Groups make recommendations on upcoming Domestic Abuse Bill

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Recommendations for the forthcoming Domestic Abuse Bill are being made by certain groups. The Home Affairs Committee for instance, in a report, recommended a new stalker register, national refuge funding as well as an end to single Universal Credit payments to be part of the Government’s new bill. There is also urging by the group to the government to widen the bill into a Violence against Women and Girls and Domestic Abuse Bill. The strategy, joined up, should guide education programmes, service provision, funding and criminal justice

Victims do seek legal advice from family law experts yet according to the report, there are persistent problems with lack of refuge or advice support for these. Residents in the North West have at their reach family law Manchester practitioners whom they seek legal guidance from. Nevertheless, these problems persist across the UK according to groups making recommendations. The police and court responses reportedly are found to be weak and adequate action to prevent all kinds of abuse lacks.

This influences the need for a stronger action on domestic abuse, considering it is one of the most common and dangerous crime family law Manchester experts and practitioners across England and Wales deal with. As per the recommendations, besides covering Domestic Abuse and Violence against Women and Girls, the groups want the Bill to cover all domestic abuse victims yet must reflect the gender inequality underlying domestic abuse.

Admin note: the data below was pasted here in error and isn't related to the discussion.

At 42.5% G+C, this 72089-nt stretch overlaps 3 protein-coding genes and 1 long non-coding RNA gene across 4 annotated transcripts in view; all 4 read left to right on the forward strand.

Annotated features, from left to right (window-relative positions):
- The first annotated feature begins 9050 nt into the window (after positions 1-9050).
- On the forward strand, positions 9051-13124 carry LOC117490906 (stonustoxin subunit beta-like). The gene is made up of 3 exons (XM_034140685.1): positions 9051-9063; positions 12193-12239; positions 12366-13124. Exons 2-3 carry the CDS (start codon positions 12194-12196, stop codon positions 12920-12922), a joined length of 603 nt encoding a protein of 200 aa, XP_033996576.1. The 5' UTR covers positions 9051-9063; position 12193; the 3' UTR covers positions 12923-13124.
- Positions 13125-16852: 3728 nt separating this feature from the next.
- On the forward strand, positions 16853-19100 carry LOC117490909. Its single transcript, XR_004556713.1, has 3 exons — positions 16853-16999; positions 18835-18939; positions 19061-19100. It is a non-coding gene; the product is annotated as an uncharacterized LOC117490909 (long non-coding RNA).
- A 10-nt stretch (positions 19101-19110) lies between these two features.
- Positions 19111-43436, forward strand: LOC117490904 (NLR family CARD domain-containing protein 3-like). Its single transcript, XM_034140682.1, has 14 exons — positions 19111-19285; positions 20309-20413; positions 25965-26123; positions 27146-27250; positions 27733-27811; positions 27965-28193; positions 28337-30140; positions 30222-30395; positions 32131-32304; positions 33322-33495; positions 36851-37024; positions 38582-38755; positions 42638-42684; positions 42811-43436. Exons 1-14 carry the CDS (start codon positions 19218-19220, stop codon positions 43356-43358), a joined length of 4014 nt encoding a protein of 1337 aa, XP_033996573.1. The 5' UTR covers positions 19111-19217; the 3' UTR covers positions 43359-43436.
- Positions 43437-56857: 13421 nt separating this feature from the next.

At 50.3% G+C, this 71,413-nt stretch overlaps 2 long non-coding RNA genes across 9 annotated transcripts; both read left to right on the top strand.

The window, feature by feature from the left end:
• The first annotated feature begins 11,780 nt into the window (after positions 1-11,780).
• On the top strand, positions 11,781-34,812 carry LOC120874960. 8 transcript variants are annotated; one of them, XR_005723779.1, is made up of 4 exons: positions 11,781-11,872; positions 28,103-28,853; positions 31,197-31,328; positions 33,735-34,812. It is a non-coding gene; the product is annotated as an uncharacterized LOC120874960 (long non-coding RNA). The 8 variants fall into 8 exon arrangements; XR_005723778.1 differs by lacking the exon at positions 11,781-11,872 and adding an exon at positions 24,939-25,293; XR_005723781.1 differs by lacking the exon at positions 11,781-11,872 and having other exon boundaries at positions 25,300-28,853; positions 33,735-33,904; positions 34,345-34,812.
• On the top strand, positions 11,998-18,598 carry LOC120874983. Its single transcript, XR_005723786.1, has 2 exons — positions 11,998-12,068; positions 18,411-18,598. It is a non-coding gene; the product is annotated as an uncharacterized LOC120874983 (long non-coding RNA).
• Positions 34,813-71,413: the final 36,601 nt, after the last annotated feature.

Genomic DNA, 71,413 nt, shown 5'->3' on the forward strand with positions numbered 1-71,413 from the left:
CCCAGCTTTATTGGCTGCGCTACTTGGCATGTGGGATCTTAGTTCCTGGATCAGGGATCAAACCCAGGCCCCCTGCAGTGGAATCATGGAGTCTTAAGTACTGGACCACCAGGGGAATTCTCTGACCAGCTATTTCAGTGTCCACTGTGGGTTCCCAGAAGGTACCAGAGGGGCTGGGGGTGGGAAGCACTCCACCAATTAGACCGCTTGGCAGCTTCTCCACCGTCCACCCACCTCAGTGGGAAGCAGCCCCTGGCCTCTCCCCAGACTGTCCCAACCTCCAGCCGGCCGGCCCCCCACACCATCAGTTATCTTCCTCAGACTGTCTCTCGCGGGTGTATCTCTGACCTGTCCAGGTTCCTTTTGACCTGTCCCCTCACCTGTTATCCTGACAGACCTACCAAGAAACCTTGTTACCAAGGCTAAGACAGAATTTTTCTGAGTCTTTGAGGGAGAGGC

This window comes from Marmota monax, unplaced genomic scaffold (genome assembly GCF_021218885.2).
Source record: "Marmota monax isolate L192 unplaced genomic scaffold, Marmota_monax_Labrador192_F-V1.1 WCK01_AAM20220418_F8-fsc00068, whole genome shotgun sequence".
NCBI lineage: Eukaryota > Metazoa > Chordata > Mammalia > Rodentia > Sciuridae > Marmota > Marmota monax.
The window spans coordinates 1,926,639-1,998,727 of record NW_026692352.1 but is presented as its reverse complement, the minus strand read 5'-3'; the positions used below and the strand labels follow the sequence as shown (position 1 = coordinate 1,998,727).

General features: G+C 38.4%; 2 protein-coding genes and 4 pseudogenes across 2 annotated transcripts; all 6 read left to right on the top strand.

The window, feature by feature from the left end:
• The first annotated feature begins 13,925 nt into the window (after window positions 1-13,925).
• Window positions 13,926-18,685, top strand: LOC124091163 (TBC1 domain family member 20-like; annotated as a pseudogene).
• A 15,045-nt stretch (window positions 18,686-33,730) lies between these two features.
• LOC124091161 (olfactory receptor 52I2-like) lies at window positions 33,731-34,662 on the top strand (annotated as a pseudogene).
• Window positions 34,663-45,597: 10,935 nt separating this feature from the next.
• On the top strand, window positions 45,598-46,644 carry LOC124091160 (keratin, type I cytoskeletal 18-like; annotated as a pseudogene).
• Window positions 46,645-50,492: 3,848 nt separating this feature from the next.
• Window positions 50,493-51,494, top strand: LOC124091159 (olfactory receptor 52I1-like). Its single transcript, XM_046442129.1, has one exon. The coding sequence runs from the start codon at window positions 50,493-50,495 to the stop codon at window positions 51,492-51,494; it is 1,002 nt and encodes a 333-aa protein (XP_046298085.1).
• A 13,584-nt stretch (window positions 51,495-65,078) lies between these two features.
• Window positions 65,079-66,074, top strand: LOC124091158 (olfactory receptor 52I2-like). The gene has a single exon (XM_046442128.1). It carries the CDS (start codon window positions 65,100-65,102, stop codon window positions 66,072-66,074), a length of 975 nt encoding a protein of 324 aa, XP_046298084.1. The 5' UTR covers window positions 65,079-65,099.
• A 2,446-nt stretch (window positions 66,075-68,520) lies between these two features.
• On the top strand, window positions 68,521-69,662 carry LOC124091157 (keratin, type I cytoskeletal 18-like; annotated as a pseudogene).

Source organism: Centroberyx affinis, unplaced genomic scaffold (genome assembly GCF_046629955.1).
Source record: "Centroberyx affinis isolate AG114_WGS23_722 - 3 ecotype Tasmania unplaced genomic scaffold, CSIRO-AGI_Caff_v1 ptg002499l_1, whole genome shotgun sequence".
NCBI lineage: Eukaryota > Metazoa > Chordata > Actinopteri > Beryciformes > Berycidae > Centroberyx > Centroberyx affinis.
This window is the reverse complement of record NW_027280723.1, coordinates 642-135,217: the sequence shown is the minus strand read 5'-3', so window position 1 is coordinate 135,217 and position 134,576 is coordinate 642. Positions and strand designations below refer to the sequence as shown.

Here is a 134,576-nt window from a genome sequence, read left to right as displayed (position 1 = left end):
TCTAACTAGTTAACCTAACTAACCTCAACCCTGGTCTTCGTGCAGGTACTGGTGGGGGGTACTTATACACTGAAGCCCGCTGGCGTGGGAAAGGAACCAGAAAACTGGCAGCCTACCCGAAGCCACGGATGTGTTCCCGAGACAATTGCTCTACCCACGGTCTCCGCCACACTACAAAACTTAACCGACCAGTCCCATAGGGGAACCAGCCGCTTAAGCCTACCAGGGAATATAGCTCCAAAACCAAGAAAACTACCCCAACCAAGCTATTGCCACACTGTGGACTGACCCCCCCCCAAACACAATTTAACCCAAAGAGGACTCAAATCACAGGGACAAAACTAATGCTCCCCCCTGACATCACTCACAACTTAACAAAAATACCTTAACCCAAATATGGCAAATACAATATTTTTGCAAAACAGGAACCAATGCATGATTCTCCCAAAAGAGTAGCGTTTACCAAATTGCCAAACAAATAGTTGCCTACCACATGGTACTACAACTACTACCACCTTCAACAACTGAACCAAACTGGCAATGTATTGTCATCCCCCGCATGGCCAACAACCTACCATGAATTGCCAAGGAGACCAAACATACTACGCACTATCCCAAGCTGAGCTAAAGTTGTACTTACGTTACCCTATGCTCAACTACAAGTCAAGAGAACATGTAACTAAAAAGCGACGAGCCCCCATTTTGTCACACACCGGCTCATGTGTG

The groups also proposed an introduction of paid domestic leave for victims of abuse. This could aid in ensuring the victims maintain an economic independence and keep jobs while escaping abuse. This should be given a thought considering the recently introduced domestic leave in New Zealand to understand its impact and predicts its effect in the UK. Since the groups believe stalking have devastating effects on victims, a national register of serial stalkers and violence perpetrators should be introduced since the current criminal justice responses do little to deter perpetrators. Similar to registered sex offenders, the stalkers should be managed through multi-agency public protection arrangements (MAPPA).

Another recommendation is clearly a concern for most family law specialists across England and Wales. The focus on children is a recommendation that family law Manchester experts should give a great deal of thought. The groups proposed a recognition of children affected by domestic abuse. Do children or with other issues related to the violence should be considered and this put in legislation and develop strategies to ensure enough support and protection. Protected status on waiting lists for NHS services and other measures were recommended by the committee.

Mental health services as well as legal obligations on local authorities to get the children of an affected family a new school make part of the recommendations. As per the report stating the recommendations, since there are some cases where victims’ report is not taken seriously (although this is improving), there is need to enhance the process of pursuing justice. Committees were concerned about the catastrophic effects of the victims. They talk of immigration status which bars those affected from seeking justice. Other victims are afraid of reporting offenders to the police.

Concerning the courts, the committee proposed that the new Commissioner as a priority evaluate the effect of the interaction between family courts on children. This should also extend to children’s services, CAFCASS as well as the police. With no delay, the Government also must make a provision in the draft bill to prohibit the cross-examination by a domestic abuse perpetrator of a victim in a family courtroom. More recommendations by groups were to have the Universal Credit split for all couples in the UK and programmes to be put in place to ensure domestic violence victims have a place to go.

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